When it came to planning our house (5423 Gibson), the first of my West End designs, Terrell and I tried to build up the design part by part, rather than forcing it into a pre existing model. We were fascinated by how the spaces of a building could operate emotionally, and by how we could combine them to help us grow in our knowledge of ourselves and our home. As an artist, Terrell understood that these rooms could act rather than represent -- that, in a linguistic sense, they could operate as verbs rather than nouns. By incessantly criticizing each part of the plan on practical, economic, and aesthetic grounds we gained a sense of objective necessity for each decision. In a process typical of my work at that time, our list of needs took form as a three dimensional plan of interlocking spaces, or "space forms," sheltered by the simple roof, simple shape and simple details of a metal clad shed.
The first space forms begins in our box-like kitchen, opens up to the dining room, and then expands again to a double height, porch-like glass cage, the living room. The eyes are led outwards to the sky and garden by ceilings and walls which extend past tightly-set windows. From these views, you can turn to follow planes of light and shadow up to our overlooking bedroom with its high-set window. These volumes offer a curve of visual expansion through a series of chambers, like the spiraling shell of a nautilus, balanced by a stable axial scheme of openings, voids and solid shapes. In the entry, edge-making contrasts of dark and light suggest the voids of the second space form, drawing you up the stairway toward a glass walled landing. Climbing the stairs, you're supposed to feel expansion and elevation, and the promise borne by light from above. From there you can move directly into one of the high-ceilinged bedrooms, each of which opens to the tall spaces of the first floor via overlapping walls and ceilings, or to the garden. It is with these shared planes of light and shadow that the building wraps the two space forms around each other, with all their different uses and meanings, to create the larger narrative that Terrell and I desired.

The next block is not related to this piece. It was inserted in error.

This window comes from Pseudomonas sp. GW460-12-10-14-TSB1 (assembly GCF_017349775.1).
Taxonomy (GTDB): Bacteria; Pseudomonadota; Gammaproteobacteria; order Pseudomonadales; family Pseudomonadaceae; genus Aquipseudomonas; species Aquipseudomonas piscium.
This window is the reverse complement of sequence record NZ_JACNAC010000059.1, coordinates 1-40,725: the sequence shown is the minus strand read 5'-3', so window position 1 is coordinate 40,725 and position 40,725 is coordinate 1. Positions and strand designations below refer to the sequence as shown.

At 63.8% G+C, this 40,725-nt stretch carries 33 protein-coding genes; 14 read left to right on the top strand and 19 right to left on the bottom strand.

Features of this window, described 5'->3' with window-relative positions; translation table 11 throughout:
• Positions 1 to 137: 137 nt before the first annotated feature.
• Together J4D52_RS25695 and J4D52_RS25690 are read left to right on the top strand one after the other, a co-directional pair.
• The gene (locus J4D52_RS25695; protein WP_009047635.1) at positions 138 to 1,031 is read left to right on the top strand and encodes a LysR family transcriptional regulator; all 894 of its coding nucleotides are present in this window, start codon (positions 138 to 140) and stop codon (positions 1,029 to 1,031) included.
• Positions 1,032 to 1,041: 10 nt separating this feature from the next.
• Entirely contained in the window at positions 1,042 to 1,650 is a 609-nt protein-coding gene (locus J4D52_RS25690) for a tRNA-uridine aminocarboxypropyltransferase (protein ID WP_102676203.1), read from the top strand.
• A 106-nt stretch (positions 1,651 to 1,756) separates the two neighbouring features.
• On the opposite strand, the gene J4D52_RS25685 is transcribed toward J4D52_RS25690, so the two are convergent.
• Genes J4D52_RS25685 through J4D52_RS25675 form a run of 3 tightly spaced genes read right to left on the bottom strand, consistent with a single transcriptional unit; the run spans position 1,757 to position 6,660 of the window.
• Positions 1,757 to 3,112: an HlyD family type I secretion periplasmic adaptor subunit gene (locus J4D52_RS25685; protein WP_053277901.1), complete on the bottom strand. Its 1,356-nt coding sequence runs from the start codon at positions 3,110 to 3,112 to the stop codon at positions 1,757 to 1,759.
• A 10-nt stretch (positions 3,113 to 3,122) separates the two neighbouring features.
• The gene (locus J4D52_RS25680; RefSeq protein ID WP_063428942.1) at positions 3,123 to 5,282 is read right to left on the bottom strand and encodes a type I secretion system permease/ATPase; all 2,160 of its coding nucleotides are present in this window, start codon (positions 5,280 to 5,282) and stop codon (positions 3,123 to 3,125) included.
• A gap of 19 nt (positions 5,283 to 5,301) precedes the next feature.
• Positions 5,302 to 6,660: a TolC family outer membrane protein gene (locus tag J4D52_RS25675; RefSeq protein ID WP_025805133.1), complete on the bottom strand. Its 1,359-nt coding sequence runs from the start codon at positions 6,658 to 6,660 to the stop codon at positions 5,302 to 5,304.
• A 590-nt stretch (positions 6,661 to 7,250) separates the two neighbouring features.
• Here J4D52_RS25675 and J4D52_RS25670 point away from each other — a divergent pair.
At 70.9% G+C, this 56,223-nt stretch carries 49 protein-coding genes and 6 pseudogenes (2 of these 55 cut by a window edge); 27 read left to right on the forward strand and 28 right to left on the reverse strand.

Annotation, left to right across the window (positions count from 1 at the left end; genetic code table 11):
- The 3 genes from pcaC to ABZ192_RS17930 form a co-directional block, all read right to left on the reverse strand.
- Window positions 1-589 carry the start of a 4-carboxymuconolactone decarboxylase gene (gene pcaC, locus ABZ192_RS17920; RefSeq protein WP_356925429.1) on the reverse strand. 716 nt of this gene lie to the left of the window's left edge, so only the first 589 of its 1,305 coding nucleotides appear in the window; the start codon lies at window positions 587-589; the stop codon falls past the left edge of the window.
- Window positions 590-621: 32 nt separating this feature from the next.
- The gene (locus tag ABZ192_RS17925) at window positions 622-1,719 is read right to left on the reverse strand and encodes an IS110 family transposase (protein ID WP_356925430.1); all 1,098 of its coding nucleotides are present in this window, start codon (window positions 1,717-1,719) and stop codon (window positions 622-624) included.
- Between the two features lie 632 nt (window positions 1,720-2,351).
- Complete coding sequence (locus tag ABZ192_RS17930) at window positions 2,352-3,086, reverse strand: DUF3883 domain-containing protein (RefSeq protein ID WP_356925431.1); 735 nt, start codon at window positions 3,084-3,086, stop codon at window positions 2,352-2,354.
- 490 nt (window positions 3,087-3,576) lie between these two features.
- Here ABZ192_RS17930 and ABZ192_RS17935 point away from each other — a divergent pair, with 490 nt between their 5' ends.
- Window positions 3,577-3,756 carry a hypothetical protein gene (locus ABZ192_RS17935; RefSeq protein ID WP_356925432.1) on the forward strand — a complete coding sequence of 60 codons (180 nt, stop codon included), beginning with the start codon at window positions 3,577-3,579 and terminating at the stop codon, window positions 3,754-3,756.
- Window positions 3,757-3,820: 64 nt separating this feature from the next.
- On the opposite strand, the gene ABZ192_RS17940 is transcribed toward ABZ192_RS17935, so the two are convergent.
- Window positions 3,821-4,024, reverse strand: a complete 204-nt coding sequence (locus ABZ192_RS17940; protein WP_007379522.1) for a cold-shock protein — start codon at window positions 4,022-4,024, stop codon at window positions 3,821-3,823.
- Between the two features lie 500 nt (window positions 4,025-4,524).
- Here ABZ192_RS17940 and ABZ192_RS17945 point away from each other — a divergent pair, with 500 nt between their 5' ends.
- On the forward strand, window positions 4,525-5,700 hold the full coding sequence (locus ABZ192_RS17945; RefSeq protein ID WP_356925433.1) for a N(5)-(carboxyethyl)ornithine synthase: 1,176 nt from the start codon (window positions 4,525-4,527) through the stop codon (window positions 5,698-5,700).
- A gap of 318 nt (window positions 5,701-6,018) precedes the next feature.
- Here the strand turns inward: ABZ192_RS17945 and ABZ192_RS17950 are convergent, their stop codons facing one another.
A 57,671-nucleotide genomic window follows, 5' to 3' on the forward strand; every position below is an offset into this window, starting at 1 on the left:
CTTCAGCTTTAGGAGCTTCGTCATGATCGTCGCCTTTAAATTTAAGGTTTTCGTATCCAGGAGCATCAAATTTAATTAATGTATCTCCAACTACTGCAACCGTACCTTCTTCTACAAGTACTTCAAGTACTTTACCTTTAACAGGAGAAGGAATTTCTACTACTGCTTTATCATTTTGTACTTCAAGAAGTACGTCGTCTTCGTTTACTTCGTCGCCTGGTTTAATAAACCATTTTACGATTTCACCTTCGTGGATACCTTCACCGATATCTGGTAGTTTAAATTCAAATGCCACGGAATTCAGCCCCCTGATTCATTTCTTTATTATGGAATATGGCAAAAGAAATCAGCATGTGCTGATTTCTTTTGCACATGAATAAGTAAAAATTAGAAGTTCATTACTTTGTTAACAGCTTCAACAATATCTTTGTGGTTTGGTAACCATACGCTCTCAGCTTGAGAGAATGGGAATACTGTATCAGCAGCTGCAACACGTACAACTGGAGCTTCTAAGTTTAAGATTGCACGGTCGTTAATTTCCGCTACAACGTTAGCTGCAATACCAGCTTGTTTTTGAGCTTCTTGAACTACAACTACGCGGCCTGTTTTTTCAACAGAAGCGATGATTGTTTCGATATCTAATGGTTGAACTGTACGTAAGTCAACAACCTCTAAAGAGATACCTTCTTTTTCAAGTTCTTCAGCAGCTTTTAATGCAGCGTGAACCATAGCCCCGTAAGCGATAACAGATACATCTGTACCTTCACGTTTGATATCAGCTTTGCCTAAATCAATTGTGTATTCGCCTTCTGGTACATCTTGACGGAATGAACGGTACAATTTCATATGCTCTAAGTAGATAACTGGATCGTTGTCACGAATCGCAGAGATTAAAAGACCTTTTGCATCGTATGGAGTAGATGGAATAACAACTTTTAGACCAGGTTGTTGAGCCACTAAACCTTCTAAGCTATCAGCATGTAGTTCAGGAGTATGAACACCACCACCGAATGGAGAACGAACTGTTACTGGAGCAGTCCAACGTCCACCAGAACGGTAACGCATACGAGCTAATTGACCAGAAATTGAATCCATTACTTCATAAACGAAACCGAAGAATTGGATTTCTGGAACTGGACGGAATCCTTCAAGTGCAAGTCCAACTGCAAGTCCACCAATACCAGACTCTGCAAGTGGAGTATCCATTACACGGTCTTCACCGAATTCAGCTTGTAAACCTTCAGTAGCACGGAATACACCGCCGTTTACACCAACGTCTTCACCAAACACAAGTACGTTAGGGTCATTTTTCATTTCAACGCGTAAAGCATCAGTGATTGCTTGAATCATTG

Terrell's garden design was critical to our plans, since this was the place to which the rooms would open. Organized around a huge, lush Catalpa tree, it receives the spiraling spaces of the house in a dense, chambered parable of nature. Pathways echo the oxbows of old streams, plantings create bowered retreats -- and privacy for our walls of glass. There are sitting areas, flowering beds, and intimate vistas. Through a deep layering of smaller plants, a rising series of horizons is set against the foliage of distant trees so that the garden seems to encompass a forest much larger than its modest site. This vision of succeeding horizons, and the sense of passage created by the scent of mint crushed underfoot, are typical of how the garden, like the house, uses perceptual cues to create larger meanings. These moments yield the sense of duration needed to experience the garden's labyrinth and its story. From there, the house seems less to impose a rational architecture than to support the emergence of other foregrounds -- the claims of people, plants, and nature.